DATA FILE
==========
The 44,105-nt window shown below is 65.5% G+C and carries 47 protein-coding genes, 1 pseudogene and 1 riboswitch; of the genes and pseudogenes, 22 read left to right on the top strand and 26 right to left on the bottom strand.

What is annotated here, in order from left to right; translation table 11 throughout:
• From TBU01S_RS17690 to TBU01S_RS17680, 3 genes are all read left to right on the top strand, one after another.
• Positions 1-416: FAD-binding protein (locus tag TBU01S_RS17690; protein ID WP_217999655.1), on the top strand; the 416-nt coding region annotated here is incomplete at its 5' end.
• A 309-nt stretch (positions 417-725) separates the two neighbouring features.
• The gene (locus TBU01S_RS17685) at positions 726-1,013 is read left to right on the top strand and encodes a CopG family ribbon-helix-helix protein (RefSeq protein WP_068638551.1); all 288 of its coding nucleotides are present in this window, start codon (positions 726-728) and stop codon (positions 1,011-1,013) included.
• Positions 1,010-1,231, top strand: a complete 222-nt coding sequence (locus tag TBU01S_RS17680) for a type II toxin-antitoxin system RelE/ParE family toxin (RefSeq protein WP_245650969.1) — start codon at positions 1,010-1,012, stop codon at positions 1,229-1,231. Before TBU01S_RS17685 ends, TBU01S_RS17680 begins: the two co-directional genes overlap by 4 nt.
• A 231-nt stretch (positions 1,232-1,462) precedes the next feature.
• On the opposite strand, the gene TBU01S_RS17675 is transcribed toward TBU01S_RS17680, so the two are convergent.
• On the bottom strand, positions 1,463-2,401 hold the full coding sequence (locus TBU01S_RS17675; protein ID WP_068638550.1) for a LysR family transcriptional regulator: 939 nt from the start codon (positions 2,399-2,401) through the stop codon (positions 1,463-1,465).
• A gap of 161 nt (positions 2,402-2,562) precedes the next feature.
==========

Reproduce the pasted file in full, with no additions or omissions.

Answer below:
The 44,105-nt window shown below is 65.5% G+C and carries 47 protein-coding genes, 1 pseudogene and 1 riboswitch; of the genes and pseudogenes, 22 read left to right on the top strand and 26 right to left on the bottom strand.

What is annotated here, in order from left to right; translation table 11 throughout:
• From TBU01S_RS17690 to TBU01S_RS17680, 3 genes are all read left to right on the top strand, one after another.
• Positions 1-416: FAD-binding protein (locus tag TBU01S_RS17690; protein ID WP_217999655.1), on the top strand; the 416-nt coding region annotated here is incomplete at its 5' end.
• A 309-nt stretch (positions 417-725) separates the two neighbouring features.
• The gene (locus TBU01S_RS17685) at positions 726-1,013 is read left to right on the top strand and encodes a CopG family ribbon-helix-helix protein (RefSeq protein WP_068638551.1); all 288 of its coding nucleotides are present in this window, start codon (positions 726-728) and stop codon (positions 1,011-1,013) included.
• Positions 1,010-1,231, top strand: a complete 222-nt coding sequence (locus tag TBU01S_RS17680) for a type II toxin-antitoxin system RelE/ParE family toxin (RefSeq protein WP_245650969.1) — start codon at positions 1,010-1,012, stop codon at positions 1,229-1,231. Before TBU01S_RS17685 ends, TBU01S_RS17680 begins: the two co-directional genes overlap by 4 nt.
• A 231-nt stretch (positions 1,232-1,462) precedes the next feature.
• On the opposite strand, the gene TBU01S_RS17675 is transcribed toward TBU01S_RS17680, so the two are convergent.
• On the bottom strand, positions 1,463-2,401 hold the full coding sequence (locus TBU01S_RS17675; protein ID WP_068638550.1) for a LysR family transcriptional regulator: 939 nt from the start codon (positions 2,399-2,401) through the stop codon (positions 1,463-1,465).
• A gap of 161 nt (positions 2,402-2,562) precedes the next feature.